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Beyonce, Taylor Swift, Black Eyed Peas to Perform at 2010 Grammys

December 22, 2009 12:00 AM ET

Considering they've been nominated for a combined 18 Grammys this year, it shouldn't come as a surprise that Beyoncé and Taylor Swift are both confirmed to perform at the 52nd annual awards show at Los Angeles' Staples Center on January 31st. As Rolling Stone previously reported, Beyoncé scored 10 nods while Swift was nominated for eight trophies. The pair will face off in the Big Three categories: Record of the Year, Song of the Year and Album of the Year.

Check out all of Rolling Stone's essential Grammys coverage.

The Black Eyed Peas and Maxwell, who both performed at the ceremony's nominations concert, will also get onstage at this year's big event, along with Lady Antebellum. Many more artists are expected to be announced before January 31st, and if this year's ceremony follows in last year's footsteps, expect many performers to overlap with artists playing the MusiCares Person of the Year gala that goes down Grammy weekend. This year's gala, which honors Neil Young, features the Dave Matthews Band, Red Hot Chili Peppers — who will be making their first appearance since guitarist John Frusciante left the band — Wilco, Sheryl Crow, Norah Jones, Crosby, Stills & Nash and more. Since DMB's Big Whiskey and the GrooGrux King is up for Album of the Year, they're especially a good bet to be called upon to perform live onstage January 31st.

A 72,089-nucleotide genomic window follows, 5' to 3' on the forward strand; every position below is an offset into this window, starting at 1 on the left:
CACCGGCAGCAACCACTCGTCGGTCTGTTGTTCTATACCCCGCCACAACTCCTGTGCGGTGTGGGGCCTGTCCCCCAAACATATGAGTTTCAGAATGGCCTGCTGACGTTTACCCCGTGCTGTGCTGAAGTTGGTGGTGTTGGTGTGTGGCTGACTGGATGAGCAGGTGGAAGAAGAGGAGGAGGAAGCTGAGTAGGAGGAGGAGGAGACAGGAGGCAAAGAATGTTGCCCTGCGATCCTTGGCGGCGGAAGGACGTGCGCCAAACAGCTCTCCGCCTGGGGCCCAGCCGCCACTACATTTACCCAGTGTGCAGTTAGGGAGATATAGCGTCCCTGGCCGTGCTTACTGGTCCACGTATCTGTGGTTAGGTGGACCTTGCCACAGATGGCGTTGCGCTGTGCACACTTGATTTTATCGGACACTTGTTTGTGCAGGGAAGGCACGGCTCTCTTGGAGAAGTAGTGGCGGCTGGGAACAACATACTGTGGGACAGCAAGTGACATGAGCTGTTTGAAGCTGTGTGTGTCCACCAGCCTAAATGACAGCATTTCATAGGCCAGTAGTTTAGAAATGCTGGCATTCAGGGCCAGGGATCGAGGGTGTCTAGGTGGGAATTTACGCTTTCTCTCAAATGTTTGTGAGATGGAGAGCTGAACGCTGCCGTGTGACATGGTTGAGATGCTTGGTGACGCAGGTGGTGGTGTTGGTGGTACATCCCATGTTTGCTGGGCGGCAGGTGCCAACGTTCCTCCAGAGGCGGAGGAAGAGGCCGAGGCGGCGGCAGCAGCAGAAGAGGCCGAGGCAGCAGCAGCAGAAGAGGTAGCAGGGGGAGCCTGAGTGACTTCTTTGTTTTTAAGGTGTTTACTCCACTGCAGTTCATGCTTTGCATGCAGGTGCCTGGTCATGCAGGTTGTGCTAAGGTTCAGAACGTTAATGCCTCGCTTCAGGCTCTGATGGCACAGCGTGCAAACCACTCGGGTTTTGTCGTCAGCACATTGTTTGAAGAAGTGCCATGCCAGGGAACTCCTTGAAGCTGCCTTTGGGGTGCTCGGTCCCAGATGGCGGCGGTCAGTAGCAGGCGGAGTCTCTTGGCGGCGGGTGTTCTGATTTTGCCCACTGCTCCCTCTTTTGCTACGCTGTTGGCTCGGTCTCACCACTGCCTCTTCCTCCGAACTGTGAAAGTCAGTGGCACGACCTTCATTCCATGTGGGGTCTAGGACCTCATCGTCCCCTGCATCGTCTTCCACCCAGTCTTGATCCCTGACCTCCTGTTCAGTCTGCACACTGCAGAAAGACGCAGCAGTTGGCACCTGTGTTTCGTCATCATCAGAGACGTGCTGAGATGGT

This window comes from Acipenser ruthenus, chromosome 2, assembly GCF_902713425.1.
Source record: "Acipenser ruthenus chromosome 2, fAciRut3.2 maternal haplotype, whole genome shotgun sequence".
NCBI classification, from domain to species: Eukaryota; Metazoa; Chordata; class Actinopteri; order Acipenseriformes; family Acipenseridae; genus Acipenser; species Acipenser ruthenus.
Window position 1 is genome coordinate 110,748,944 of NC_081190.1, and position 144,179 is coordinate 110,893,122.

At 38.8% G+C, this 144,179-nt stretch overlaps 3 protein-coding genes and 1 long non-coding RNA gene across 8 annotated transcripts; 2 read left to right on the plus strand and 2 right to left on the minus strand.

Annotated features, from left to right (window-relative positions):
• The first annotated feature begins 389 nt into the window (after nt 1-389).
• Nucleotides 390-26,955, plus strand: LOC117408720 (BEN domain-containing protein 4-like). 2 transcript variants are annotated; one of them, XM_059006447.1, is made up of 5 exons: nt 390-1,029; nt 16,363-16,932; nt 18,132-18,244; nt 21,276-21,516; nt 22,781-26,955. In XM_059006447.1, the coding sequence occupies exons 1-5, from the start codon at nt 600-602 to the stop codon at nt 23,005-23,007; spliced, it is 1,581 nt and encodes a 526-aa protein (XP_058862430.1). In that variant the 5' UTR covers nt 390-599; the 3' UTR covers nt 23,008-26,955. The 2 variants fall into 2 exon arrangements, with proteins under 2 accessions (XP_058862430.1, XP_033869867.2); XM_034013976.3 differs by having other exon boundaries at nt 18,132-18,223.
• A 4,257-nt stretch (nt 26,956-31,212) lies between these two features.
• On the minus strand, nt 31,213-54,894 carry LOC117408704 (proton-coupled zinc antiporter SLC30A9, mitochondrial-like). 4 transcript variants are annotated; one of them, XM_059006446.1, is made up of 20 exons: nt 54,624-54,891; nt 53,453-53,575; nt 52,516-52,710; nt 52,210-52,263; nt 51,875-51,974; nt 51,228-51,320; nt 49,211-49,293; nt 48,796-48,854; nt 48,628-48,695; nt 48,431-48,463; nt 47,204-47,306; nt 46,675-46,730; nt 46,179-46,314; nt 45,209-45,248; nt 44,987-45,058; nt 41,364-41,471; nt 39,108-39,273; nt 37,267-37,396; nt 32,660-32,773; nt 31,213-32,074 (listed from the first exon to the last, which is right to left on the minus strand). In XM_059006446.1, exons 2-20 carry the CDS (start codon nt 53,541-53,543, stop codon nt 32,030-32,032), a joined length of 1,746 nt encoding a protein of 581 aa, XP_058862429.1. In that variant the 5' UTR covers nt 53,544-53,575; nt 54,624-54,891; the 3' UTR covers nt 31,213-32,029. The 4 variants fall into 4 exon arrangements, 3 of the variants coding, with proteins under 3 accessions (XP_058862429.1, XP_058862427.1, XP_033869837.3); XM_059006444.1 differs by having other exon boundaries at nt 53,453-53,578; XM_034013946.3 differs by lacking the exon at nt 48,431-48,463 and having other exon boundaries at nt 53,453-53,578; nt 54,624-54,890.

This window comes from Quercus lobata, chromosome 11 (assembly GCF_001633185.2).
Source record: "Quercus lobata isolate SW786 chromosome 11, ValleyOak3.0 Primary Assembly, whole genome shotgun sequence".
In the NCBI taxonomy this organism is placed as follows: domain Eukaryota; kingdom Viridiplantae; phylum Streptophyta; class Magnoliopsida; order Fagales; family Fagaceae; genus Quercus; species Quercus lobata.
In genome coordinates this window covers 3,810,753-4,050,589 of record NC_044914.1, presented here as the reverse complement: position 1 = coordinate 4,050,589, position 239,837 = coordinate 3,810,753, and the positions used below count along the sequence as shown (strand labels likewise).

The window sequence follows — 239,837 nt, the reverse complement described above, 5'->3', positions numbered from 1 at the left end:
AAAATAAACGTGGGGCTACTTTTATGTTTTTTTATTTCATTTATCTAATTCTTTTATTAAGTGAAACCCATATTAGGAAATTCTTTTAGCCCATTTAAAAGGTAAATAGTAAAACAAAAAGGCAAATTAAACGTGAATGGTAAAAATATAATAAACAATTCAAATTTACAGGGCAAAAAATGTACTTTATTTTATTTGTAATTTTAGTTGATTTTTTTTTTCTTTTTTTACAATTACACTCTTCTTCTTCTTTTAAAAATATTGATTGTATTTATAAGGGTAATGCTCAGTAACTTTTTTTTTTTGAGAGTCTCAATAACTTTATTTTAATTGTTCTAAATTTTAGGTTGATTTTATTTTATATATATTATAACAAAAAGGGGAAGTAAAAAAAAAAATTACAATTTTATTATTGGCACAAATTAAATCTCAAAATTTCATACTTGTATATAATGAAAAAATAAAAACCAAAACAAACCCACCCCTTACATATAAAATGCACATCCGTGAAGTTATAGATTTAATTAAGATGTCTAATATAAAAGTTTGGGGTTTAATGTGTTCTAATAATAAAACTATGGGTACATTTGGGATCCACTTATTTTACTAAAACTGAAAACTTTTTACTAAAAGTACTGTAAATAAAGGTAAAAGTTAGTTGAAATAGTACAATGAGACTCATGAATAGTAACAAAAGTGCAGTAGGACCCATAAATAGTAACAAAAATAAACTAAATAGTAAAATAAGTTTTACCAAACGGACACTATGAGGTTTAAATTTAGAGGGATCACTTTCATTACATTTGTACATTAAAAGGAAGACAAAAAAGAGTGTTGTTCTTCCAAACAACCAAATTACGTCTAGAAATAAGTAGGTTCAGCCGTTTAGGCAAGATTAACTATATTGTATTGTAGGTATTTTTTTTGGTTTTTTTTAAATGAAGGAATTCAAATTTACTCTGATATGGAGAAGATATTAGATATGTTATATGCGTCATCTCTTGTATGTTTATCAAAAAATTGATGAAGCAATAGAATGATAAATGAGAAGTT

Related Stories:
Dave Matthews, Red Hot Chili Peppers, Wilco to Honor Neil Young at MusiCares Concert
Behind the Scenes at the Grammy Nominations Concert with Fergie, Maxwell, Drake and Kings of Leon
Springsteen, Depp and Hall & Oates: Charting the 2010 Grammy's Strangest and Most Intriguing Storylines

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Song Stories

“Whoomp! (There It Is)”

Tag Team | 1993

Cecil Glenn — a.k.a., "D.C." — was a cook at Magic City, a nude dance club in Atlanta, when he first heard women shout "Whoomp — there it is!" Inspired by the party chant, he and partner Steve "Roll'n" Gibson wrote a song around it. Undaunted by label rejections, they borrowed $2,500 from Glenn's parents and pressed 800 singles, which quickly sold out in the Atlanta area. A record deal came soon after. Glenn said the song was meant for positive partying. "If you're going to say 'Whoomp there it is,' and you're doing something negative, we'd rather it not have come out of your mouth."

More Song Stories entries »
 
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